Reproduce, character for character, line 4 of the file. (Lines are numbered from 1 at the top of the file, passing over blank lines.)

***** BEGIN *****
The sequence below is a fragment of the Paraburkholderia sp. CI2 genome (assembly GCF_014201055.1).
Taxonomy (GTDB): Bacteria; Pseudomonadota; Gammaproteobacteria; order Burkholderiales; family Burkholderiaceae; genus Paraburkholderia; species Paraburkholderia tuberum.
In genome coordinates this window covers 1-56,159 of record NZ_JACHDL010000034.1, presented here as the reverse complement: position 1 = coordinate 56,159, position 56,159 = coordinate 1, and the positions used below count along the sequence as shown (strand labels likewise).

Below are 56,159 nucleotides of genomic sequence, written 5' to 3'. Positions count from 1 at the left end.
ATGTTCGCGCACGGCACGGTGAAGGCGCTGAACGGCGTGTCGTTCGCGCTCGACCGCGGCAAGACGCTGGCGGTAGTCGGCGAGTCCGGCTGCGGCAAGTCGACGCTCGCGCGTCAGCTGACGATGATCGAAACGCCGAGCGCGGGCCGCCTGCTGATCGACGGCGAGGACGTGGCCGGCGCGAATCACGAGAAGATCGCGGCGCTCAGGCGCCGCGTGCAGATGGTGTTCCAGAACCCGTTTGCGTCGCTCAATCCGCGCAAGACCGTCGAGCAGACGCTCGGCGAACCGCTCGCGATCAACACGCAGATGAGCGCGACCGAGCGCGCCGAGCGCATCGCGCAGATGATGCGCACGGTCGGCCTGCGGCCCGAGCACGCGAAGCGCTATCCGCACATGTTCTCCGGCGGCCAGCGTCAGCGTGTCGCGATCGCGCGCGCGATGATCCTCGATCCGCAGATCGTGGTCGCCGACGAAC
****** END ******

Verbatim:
Below are 56,159 nucleotides of genomic sequence, written 5' to 3'. Positions count from 1 at the left end.